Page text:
Who Can Nonprofits Turn To For Help?
For many, myself included, the crisis in Haiti is a throwback to August 2005, when Hurricane Katrina struck the Gulf States and wiped out more than 850,000 homes and displaced several hundred thousand Americans. While the death toll doesn't even compare with that of Haiti, millions of Americans lost their homes and more than $10 billion was spent on rebuilding levies, which devastated a land mass bigger than Haiti. But the fundraising efforts and how the country reacted then to today's crisis is strikingly different.
In just two days, the American Red Cross was able to raise $8 million, according to Mobile Marketer.com, with millions more raised by nonprofits, including Yéle, UN Foundation and the International Rescue Committee. Millions of people were moved and money was mobilized -- instantaneously -- thanks in large part to mobile donations.
Just a year ago, however, most people hadn't heard of mobile donations; only a handful of behind-the-scenes companies like GiveOnTheGo and mGive, that had been developing this powerful fundraising platform for charitable organizations, knew what was brewing in the mobile space.
Now, sadly, thanks to the Haitian crisis, millions of consumers have been abruptly introduced to mobile giving overnight. And they don't seem to have a problem with it.
For nonprofits, fundraising -- on any scale -- is an operational imperative. Without supporting funds, there is no organization, period. And while mobile giving is being crowned as a charity's newest savior, it's a rather useless one if the organization doesn't have a proper structure. And by proper structure, I mean a having robust and sensible PR and marketing strategy -- of which mobile is a part. Simply having a mission and a vision to "do good" is all well and good, but it falls flat when no one knows about a nonprofit's work.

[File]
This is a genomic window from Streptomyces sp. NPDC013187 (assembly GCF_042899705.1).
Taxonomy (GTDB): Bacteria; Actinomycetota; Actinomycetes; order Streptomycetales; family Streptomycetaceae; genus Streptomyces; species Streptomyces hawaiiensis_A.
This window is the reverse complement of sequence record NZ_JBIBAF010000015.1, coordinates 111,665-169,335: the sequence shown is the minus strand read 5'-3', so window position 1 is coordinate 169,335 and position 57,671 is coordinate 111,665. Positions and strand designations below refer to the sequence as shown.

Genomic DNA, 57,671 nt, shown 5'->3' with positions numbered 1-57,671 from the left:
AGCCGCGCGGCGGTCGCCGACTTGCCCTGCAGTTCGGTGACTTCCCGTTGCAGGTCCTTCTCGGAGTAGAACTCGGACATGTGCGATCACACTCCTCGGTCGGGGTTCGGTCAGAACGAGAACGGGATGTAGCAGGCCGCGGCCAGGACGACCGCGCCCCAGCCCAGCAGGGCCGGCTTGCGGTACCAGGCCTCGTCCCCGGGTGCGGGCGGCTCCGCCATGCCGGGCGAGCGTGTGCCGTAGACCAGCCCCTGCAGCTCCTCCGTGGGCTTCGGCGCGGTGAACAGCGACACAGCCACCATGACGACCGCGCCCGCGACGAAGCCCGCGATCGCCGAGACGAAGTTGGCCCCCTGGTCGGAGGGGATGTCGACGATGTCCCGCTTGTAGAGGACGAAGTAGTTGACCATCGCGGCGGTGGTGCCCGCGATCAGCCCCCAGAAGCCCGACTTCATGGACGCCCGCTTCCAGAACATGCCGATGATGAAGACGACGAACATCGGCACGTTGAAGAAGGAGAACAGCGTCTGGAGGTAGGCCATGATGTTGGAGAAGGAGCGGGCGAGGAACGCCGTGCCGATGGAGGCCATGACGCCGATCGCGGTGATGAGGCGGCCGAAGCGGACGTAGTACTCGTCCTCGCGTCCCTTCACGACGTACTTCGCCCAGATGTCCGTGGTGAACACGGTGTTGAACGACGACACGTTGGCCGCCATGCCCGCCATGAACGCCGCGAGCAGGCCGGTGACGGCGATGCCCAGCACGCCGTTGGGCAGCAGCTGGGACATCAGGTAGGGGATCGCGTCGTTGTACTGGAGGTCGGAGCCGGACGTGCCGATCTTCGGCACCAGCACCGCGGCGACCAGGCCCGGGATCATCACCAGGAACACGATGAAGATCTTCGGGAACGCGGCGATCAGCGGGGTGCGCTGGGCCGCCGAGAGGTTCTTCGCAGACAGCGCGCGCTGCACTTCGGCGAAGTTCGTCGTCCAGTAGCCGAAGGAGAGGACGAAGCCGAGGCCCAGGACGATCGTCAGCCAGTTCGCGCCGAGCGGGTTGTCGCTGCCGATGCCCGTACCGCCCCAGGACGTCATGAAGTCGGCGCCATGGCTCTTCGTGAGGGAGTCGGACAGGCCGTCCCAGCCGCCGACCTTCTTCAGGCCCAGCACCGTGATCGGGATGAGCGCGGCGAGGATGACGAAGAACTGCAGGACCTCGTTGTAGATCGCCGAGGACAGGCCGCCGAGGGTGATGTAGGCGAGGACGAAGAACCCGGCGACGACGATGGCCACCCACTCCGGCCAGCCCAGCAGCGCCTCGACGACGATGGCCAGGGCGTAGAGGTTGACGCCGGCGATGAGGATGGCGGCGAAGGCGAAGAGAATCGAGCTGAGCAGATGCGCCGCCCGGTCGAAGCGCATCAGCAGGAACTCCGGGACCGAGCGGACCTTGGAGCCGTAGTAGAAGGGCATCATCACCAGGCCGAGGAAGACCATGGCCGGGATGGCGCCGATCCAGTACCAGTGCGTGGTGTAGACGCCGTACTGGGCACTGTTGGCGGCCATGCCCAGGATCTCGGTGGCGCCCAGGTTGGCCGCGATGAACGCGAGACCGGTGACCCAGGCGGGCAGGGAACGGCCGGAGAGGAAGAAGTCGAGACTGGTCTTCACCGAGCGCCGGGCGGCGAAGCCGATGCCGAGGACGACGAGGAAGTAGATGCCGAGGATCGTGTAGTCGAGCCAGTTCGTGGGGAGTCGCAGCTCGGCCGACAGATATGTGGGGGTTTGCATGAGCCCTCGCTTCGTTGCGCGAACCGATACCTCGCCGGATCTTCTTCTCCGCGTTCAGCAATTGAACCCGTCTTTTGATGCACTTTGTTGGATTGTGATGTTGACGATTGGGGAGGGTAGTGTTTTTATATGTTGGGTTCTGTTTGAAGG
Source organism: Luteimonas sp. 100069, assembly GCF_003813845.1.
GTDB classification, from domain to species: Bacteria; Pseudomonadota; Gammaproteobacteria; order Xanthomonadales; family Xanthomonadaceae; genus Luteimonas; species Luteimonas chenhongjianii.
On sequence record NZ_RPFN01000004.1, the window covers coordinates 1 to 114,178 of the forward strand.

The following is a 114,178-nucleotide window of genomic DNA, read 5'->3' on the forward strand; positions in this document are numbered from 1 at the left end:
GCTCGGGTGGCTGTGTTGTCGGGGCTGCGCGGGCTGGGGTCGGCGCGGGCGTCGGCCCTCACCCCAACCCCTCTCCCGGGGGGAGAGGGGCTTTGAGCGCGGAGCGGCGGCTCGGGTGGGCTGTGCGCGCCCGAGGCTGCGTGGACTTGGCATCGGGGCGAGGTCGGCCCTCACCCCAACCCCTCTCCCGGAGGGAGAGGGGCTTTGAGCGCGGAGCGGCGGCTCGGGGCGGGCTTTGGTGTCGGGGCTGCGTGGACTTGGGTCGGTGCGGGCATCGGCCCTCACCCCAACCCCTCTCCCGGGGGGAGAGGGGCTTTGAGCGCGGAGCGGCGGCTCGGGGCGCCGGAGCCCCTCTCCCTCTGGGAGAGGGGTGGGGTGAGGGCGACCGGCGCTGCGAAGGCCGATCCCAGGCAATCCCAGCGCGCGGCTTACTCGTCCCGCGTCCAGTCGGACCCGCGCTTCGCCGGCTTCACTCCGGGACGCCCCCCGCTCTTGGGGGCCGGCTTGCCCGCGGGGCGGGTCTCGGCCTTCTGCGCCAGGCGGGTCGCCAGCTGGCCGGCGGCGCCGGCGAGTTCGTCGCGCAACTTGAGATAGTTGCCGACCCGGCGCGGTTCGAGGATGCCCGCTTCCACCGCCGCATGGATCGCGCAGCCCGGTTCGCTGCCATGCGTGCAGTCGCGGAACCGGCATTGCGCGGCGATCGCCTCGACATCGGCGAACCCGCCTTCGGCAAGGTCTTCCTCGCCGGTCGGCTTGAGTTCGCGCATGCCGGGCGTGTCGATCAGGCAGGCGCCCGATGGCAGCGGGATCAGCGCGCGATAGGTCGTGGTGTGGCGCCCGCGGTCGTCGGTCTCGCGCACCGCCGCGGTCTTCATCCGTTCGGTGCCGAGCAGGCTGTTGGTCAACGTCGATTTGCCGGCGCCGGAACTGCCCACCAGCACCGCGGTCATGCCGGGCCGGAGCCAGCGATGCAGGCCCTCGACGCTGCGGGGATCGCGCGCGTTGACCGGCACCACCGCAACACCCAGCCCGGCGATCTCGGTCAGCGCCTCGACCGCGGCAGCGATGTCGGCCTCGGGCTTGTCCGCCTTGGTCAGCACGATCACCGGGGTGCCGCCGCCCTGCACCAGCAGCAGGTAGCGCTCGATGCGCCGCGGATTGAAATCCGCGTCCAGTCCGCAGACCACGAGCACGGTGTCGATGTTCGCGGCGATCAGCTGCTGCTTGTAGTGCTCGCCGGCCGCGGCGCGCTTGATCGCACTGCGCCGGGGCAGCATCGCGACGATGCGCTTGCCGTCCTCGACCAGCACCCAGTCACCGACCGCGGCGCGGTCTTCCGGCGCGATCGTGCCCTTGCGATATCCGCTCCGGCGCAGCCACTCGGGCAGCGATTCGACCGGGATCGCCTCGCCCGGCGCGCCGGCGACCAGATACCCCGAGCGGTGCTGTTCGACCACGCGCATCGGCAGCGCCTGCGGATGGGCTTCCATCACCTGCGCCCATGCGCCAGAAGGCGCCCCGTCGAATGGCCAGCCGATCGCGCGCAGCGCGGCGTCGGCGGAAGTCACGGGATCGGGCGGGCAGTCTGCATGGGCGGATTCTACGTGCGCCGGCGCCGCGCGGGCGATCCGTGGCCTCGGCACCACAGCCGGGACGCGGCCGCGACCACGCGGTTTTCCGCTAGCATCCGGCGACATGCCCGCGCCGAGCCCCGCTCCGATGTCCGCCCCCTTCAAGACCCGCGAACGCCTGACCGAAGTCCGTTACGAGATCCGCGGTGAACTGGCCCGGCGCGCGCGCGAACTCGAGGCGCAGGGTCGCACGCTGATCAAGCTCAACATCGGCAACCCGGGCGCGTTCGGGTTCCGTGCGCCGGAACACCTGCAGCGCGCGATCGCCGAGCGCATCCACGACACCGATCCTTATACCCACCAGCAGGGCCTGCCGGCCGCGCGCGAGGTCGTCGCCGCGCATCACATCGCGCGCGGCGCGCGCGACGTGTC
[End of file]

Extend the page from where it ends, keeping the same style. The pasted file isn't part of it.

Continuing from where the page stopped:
In today's climate, a nonprofit has to market itself like a business, yet most don't. I'm not talking about The Red Cross or Médecins Sans Frontières or Oxfam. I'm talking about the 1,569,572 or so nonprofits in this country that have set out to create change, to help those less fortunate and to make our world a much better place. They might not be selling products or services, but they are selling a cause.
For many of those nonprofits, however, PR and marketing is ranked number 8 or 9 (10 being the least important). And where does PR/marketing rank for a for-profit company? Number 2, 3 or 4.
So why the disparity?
In working with nonprofits, I've found it to be an inherent part of the funding and grant-writing structure. Foundations and large donors enforce strict stipulations about the amount of money a nonprofit can spend to promote itself. And yet, if it doesn't promote itself to endear its cause and mission to a new generation of donors and consumers, its fundraising and awareness building-efforts will be severely limited. It's a Catch-22.
I'm not saying that all nonprofits need to go crazy with big marketing budgets. But if they want the world, or even just their local community to know about their invaluable work and deeds, they need to invest in themselves and their story a lot more.
In times of crisis, it's clear that millions of people pay attention to these worthy organizations.
But it's the rest of the time that nonprofits have to worry about. Because that is the time when having a robust PR and marketing strategy can be the difference between success and failure for many of them.